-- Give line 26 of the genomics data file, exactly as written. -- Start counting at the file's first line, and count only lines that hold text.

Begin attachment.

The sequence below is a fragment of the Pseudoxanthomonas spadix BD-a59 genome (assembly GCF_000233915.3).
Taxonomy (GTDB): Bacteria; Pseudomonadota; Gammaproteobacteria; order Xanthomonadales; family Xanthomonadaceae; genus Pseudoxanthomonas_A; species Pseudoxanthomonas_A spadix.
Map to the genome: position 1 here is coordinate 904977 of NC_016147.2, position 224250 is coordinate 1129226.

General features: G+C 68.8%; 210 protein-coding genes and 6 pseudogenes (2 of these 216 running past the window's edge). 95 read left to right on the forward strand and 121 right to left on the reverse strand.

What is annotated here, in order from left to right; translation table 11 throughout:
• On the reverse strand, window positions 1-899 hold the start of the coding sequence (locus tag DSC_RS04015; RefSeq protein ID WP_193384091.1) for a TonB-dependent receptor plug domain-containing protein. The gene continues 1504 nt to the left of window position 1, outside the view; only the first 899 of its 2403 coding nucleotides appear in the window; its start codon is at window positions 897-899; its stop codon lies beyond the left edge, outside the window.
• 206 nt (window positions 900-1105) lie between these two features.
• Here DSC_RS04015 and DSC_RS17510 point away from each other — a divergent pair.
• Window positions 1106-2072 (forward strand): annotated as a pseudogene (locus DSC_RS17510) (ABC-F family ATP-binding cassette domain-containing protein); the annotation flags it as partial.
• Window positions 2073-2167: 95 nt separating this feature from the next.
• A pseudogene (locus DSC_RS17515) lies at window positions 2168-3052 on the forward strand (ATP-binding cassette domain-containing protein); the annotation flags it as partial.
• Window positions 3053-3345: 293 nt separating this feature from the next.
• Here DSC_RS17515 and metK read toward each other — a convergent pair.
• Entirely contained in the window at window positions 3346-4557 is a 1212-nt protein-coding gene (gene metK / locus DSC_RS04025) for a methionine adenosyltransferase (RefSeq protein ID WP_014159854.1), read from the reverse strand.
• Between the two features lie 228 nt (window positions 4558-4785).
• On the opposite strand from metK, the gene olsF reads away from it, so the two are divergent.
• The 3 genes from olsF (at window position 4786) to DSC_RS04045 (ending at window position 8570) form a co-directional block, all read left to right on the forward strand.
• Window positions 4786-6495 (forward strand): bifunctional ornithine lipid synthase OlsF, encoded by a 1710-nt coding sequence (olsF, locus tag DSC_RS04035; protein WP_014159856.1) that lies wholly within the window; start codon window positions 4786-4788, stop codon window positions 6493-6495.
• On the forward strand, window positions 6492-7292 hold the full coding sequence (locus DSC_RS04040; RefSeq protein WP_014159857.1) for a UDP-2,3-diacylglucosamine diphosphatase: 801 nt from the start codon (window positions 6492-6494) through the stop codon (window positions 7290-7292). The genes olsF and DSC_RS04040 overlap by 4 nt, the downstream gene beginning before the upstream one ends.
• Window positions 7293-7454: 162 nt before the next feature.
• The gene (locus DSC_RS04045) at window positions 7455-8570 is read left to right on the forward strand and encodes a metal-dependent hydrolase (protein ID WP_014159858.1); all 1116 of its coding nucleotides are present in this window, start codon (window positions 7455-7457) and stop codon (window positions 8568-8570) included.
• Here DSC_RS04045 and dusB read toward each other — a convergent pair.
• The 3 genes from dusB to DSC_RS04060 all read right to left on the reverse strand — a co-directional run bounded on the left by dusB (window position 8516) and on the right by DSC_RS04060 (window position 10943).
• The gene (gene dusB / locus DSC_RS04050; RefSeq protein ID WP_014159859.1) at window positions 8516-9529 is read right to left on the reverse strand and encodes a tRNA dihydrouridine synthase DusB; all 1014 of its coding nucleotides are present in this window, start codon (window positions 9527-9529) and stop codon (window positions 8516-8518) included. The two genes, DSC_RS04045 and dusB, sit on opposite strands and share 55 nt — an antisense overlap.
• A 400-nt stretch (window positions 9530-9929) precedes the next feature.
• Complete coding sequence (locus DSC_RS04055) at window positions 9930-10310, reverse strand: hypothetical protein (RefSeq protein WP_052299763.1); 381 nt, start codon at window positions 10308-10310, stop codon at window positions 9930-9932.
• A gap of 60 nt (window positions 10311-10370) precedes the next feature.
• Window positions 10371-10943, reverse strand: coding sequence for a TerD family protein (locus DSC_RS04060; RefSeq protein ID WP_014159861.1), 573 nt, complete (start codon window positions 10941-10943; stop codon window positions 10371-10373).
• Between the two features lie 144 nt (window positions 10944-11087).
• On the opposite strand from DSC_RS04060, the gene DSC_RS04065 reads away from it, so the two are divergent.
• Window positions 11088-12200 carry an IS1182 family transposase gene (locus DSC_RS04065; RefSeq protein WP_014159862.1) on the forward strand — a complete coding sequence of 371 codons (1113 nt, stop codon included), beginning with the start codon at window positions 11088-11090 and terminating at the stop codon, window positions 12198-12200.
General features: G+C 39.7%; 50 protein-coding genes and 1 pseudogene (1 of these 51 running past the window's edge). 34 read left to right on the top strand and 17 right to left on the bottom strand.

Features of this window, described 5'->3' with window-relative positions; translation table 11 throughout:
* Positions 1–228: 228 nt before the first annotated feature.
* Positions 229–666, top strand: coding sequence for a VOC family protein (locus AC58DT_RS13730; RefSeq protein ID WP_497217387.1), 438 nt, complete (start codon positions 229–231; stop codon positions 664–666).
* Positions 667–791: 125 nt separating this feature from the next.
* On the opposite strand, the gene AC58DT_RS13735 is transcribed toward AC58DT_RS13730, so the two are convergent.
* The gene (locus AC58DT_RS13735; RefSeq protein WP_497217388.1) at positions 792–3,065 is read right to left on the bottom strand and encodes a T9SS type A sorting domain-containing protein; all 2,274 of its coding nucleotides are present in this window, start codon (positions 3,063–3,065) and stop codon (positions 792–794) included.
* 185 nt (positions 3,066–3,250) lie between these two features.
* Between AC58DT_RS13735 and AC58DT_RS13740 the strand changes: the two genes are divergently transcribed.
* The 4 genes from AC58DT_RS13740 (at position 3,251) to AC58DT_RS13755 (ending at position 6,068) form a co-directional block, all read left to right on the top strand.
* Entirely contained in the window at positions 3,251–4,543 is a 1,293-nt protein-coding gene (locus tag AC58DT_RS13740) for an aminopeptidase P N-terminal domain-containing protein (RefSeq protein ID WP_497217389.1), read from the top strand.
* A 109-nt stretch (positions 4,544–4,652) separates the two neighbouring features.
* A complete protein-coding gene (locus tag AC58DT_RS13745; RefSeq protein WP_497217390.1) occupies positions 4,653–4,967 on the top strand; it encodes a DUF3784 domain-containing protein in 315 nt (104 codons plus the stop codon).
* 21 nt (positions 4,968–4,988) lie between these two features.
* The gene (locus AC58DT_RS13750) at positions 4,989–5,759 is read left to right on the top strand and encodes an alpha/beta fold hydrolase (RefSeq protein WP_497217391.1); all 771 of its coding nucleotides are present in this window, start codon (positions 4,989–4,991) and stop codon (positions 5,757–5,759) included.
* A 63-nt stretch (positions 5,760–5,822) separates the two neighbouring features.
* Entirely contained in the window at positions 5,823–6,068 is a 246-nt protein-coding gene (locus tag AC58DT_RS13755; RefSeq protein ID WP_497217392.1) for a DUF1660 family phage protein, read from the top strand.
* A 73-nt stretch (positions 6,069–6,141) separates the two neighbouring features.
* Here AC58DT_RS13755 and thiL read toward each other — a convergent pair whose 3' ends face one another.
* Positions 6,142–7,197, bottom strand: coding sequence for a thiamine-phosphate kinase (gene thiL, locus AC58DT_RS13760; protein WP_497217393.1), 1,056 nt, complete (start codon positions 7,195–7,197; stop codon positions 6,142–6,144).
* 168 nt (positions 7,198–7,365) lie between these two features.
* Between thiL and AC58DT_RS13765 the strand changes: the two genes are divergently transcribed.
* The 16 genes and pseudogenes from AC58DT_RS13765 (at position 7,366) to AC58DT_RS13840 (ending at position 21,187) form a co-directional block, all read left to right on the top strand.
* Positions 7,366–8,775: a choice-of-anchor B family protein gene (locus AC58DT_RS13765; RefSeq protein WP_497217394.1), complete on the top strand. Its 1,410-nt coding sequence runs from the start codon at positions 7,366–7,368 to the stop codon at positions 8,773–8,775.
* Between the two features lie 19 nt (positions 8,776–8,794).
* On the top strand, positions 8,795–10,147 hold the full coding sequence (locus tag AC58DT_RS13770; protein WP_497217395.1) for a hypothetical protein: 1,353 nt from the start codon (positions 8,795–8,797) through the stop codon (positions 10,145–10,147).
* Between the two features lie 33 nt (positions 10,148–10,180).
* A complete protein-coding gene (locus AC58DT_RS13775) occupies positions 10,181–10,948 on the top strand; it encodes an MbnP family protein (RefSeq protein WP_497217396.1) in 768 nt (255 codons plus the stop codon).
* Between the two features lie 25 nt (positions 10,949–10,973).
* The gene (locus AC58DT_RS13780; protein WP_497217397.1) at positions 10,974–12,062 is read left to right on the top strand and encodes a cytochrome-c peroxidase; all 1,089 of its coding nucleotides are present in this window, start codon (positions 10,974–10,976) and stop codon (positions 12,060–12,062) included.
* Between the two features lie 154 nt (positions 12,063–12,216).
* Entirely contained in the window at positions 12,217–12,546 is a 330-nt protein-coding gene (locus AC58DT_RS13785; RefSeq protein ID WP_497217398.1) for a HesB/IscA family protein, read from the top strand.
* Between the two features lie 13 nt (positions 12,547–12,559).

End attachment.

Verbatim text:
• Complete coding sequence (locus DSC_RS04055) at window positions 9930-10310, reverse strand: hypothetical protein (RefSeq protein WP_052299763.1); 381 nt, start codon at window positions 10308-10310, stop codon at window positions 9930-9932.